One person has died and at least 26 have been injured after a car drove into a group of pedestrians at a downtown Charlottesville White Nationalist Rally Saturday afternoon.
In a tweet shared shortly after the incident, Charlottesville Mayor Mike Signer announced the casualty — saying he is “heartbroken that a life has been lost here.”
“I urge all people of good will—go home,” the mayor wrote.
At least 26 people were taken to a local hospital from the rally and counter-protests, the Northwest Herald reports. At least 19 of those victims are believed to be injured in the car crash, according to the New York Times.
In a press conference on Saturday evening, the deceased victim was identified by Police Chief Al Thomas as a 32-year-old woman. The driver has been identified by police as 20-year-old James Alex Fields Jr. of Maumee, Ohio, according to CNN, Washington Post and the Associated Press. He is being held for second-degree murder, malicious wounding and failure to stop in an accident that resulted in death.
In a video posted on Twitter, a vehicle can be seen driving through the crowd and hitting another car. It appears the car hit counter-protestors who came out Saturday to stand against the “Unite the Right” rally.
The incident comes hours after Virginia’s governor declared a state of emergency at 11 a.m., according to the Washington Post.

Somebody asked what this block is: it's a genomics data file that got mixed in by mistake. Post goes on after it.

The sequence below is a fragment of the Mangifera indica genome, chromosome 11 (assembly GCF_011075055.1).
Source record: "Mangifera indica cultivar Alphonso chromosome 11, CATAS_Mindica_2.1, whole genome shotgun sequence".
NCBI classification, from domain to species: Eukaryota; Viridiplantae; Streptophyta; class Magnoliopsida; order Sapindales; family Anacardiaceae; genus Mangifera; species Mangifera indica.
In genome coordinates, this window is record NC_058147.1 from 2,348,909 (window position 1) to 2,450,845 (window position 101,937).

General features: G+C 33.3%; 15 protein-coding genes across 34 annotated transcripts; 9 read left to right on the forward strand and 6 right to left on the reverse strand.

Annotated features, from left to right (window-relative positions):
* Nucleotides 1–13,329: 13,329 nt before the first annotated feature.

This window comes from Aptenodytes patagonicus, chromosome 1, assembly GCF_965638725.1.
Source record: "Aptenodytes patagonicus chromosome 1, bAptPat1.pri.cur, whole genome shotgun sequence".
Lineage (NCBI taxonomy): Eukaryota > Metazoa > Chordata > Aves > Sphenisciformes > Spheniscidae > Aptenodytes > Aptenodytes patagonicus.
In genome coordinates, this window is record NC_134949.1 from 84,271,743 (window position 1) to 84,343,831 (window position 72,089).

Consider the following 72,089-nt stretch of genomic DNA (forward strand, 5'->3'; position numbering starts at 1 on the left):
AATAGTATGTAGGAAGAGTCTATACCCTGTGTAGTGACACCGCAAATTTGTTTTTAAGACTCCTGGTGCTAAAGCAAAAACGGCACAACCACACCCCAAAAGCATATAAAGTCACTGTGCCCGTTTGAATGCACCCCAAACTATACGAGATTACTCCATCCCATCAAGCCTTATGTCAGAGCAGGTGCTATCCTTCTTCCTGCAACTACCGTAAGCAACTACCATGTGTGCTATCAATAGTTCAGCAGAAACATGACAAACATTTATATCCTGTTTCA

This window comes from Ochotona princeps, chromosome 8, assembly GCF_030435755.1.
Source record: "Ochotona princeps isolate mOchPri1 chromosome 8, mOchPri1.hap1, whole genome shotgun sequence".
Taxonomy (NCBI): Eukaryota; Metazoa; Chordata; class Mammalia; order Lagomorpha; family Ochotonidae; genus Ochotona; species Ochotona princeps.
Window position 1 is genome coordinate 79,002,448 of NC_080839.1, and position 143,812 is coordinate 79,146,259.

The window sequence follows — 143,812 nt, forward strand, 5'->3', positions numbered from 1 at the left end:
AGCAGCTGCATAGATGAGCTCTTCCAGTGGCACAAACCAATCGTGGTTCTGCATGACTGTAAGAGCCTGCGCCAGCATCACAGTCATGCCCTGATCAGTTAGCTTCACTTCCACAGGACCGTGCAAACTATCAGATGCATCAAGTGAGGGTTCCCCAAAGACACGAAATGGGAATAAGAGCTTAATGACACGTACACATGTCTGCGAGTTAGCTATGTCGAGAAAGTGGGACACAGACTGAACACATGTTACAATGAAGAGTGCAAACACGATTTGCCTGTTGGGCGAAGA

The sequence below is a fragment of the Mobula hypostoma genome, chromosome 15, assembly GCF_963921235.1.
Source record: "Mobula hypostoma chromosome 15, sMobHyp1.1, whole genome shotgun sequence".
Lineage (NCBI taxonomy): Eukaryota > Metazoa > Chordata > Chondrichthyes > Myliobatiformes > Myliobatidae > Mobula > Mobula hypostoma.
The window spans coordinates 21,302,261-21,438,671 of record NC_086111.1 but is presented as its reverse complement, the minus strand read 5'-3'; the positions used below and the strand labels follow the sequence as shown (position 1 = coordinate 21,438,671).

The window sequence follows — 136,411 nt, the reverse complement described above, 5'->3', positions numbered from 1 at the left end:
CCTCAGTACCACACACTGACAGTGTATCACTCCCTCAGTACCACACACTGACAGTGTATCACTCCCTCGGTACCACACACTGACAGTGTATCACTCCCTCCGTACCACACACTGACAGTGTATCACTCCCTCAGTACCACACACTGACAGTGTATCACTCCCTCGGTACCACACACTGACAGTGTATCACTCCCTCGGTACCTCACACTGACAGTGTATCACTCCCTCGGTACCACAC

Saturday’s rally was in protest to plans to remove a statue of Confederate Gen. Robert E. Lee from a Charlottesville city park.
Last night, hundreds of torch-bearing white supremacists marched through the University of Virginia campus chanting “white lives matter” and “you will not replace us.”
The rally comes a month after a Klu Klux Klan rally in the city on July 8 that was attended by 50 Klan members and a thousand counter-protestors, the New York Times reports. Klan members on social media and at the rally members voiced their support.
Hours after the state of emergency was announced, President Donald Trump urged both groups to remain peaceful tweeting, “We ALL must be united & condemn all that hate stands for. There is no place for this kind of violence in America. Lets come together as one!”
During a press conference in Bedminster, New Jersey, on Saturday, Trump condemned the violence that had broken out at the white supremacist rally.
“We condemn in the strongest possible terms this egregious display of hatred, bigotry and violence — on many sides, on many sides,” he said. “It’s been going on for a long time in our country. Not Donald Trump. Not Barack Obama. It’s been going on for a very long time.
“It has no place in America,” Trump continued. “No citizen should ever fear for their safety and security in our society. And no child should ever be afraid to go outside and play or be with their parents and have a good time,” he added, apparently referring to the rally which was organized by white nationalists and met with many counter-protests.
“The hate and division must stop and it must stop right now,” he said.
Later on Saturday, two people were killed in a helicopter crash near Charlottesville. Corinne Geller, a Virignia State Police spokeswoman, told the Associated Press that the helicopter’s pilot and passenger were killed in the crash and that it was linked to the violent white nationalist rally earlier in the day. However, it was not immediately made clear how they were related.